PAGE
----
Sadiq Khan has called on the Government to make ethnic minority authors, artists and musicians a compulsory part of the national curriculum.
Teaching must become more diverse so that pupils understand the “historic and institutional reasons” for racial inequality in Britain, he said.
It comes at the start of Black History Month, a celebration of the contribution black communities have made for generations in the UK.
In line with this focus, the Mayor has launched a new drive to improve black history teaching in London schools.
While Mr Khan does not set the curriculum, he produces free lesson plans for art, English, geography, history, music and science subjects, used by almost 1,000 schools in the capital.
Now City Hall will work with social enterprise The Black Curriculum to make sure its resources reflect the story of black Londoners.
But on 1 October the Mayor urged Education Secretary Gavin Williamson, asking him in a letter to rethink national teaching.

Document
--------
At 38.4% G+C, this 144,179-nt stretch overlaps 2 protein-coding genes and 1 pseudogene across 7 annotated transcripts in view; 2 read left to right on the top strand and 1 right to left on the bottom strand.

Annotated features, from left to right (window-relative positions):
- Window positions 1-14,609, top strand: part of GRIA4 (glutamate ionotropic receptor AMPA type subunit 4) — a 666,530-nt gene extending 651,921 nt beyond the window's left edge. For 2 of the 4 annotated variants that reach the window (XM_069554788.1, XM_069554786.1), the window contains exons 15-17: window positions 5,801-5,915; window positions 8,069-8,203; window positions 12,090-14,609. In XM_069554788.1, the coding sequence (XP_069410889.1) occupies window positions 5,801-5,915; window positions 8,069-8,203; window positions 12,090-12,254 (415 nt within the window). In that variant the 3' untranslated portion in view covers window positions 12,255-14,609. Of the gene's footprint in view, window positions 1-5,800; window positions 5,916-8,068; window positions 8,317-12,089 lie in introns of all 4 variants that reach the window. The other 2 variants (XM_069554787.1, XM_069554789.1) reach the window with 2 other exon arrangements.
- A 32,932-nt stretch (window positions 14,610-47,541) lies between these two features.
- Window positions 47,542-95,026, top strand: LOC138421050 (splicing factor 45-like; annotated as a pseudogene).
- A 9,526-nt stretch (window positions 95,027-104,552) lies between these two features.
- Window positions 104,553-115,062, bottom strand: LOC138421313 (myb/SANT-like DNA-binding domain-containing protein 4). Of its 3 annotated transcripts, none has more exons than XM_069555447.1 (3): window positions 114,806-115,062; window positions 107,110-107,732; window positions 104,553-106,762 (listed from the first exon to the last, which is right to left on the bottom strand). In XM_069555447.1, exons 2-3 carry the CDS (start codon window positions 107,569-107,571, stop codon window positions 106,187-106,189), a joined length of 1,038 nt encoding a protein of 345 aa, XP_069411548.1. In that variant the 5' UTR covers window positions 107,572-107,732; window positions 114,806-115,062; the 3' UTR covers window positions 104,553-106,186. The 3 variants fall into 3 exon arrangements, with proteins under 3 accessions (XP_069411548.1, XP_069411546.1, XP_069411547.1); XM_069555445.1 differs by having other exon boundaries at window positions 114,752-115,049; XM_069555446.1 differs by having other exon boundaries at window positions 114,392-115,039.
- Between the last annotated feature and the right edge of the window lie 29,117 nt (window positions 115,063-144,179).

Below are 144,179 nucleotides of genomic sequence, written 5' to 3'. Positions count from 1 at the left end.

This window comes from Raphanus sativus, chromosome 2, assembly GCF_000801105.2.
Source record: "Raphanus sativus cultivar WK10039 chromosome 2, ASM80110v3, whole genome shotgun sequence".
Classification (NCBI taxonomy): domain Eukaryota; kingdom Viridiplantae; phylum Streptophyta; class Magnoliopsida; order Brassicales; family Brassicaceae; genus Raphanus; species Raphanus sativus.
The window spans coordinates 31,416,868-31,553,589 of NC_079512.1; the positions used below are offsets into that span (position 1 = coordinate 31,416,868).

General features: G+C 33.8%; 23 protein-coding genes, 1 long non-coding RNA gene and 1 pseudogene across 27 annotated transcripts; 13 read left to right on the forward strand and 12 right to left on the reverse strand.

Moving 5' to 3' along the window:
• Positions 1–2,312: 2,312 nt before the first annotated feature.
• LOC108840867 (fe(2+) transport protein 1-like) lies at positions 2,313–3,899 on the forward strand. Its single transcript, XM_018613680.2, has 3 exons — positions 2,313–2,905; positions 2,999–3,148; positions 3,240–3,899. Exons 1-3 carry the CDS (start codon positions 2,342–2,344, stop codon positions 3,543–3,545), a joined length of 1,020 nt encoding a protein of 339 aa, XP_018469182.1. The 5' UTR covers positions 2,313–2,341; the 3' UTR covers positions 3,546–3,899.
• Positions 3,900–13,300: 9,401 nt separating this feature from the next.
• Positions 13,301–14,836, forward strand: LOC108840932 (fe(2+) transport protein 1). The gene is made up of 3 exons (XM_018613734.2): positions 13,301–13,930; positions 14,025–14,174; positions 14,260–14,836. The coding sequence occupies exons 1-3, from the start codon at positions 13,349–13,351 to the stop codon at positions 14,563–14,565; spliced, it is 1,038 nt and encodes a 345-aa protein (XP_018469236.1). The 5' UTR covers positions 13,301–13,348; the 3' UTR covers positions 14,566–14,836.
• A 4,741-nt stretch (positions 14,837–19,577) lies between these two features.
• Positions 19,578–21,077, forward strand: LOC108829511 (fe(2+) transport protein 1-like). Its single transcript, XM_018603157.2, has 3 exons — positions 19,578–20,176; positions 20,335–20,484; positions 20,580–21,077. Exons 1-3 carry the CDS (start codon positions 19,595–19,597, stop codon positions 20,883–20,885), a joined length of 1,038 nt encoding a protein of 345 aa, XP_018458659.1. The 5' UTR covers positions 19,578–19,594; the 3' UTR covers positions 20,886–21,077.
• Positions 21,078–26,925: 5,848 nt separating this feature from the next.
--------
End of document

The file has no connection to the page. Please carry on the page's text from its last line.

Mr Khan believes exam boards should be made to include authors, artists and musicians from a range of ethnic backgrounds on their syllabuses.
“Our pupils come from diverse backgrounds yet are too often presented with a curriculum offering one-dimensional perspectives on Black History,” the Mayor said.
“The coronavirus pandemic and the Black Lives Matter movement have thrown structural injustice and persistent inequality into stark relief, and affirmed the need for meaningful action across all of our society.”
A Department for Education spokesperson said schools play a “crucial role” in helping youngsters understand the world around them.
“The knowledge-rich curriculum in our schools already offers pupils the opportunity to learn about significant figures from black and ethnic minority backgrounds and the contributions they have made to the country’s history, as well as helping them learn about our shared history with countries from across the world,” they said.